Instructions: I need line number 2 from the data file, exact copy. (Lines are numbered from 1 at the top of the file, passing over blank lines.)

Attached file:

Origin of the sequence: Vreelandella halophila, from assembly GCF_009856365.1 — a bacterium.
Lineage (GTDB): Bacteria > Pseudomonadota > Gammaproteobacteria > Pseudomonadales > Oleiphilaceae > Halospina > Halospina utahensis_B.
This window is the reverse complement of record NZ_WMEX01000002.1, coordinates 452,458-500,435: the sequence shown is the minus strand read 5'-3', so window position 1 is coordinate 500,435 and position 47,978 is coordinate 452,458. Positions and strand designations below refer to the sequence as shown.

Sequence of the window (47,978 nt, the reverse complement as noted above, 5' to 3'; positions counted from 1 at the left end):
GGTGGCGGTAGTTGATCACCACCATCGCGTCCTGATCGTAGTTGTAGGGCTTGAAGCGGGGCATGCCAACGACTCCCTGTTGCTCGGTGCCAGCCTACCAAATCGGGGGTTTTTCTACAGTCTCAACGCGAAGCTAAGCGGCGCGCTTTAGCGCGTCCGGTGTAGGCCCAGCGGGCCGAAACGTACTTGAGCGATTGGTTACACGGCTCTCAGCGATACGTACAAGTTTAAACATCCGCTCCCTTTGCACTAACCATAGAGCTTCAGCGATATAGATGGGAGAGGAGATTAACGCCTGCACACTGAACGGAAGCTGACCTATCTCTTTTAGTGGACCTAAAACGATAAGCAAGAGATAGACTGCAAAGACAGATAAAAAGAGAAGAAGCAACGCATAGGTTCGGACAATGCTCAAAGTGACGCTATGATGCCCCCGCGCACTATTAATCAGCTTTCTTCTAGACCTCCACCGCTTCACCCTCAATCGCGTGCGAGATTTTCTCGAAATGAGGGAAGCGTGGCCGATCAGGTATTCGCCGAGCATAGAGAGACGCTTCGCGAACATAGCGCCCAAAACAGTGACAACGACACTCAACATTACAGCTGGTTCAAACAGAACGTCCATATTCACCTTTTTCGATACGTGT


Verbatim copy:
Lineage (GTDB): Bacteria > Pseudomonadota > Gammaproteobacteria > Pseudomonadales > Oleiphilaceae > Halospina > Halospina utahensis_B.